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Making Movies: A Challenge To Superior Students

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Making Movies: A Challenge to Superior Students

A project by Professor William D. Baker published in the Journal of Communications, 1954

William D. Baker, an English professor, makes light of the dilemma faced by the faculty of Michigan State College; how to challenge advanced students. The college hosted special conferences and offered remedial services for students that were doing poorly, yet had no constructive program for students who were excelling in their studies other than to allow them to skip a quarter or two by taking the exam early. His essay in the 1954 Journal of Communication documents an assignment he gave his best students in his Freshman English class; to make a movie.

Professor Baker wanted to assign a significant project "one within the province of the communication teacher and stimulating in its challenge to superior students". Upon deciding to have the students make a movie, he found through research that high school students in Denver, and Detroit and college students at Alabama Polytechnical Institute had made films also. Unfortunately those students' situations provided Mr. Baker with two worries, time and money. The average time allotted in many cases was ten weeks, longer than what could be allowed in one quarter, and the average cost would have made the project impossible to do if financed solely by him. In contrast to the Denver and Detroit schools' spending hundreds of dollars on equipment, Baker kept the costs down to an absolute minimum spending about thirteen dollars on color film and recording tape, he was determined to have his students take on the project.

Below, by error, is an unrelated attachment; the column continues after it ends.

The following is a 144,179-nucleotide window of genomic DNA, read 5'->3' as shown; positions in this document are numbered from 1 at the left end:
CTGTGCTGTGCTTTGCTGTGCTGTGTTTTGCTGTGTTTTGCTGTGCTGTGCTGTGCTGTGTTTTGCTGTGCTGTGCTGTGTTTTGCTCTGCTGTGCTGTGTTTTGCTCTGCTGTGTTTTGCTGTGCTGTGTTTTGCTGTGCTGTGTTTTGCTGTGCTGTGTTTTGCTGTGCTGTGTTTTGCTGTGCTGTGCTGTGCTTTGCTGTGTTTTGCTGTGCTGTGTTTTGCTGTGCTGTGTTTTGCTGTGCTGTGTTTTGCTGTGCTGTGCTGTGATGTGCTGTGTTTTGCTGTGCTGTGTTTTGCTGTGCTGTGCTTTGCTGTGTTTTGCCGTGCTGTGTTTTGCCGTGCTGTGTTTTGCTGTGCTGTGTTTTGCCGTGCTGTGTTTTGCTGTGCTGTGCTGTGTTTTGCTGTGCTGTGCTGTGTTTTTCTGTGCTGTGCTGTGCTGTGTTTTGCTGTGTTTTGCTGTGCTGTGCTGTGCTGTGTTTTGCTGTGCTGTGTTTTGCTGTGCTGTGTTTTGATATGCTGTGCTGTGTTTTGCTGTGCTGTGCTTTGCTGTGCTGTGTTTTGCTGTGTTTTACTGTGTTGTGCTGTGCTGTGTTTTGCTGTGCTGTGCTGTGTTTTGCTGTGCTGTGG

The five students, selected based on their grades from the first quarter and their first speech and theme in the second quarter, were told to pick a topic that would be approved by the instructor, and work out the film's production plan for themselves.

The group, calling itself The Film Five, was armed with Professor Baker's 8mm camera, projector, a splicing outfit, and a titling outfit, a special filter for taking outdoor pictures with indoor film, and photoflood lights and reflectors. The students were informed that the effort was to be a group project and its success or failure rested on their shoulders alone. The Film Five worked in Baker's office and were excused from several classes to work on the film with his permission.



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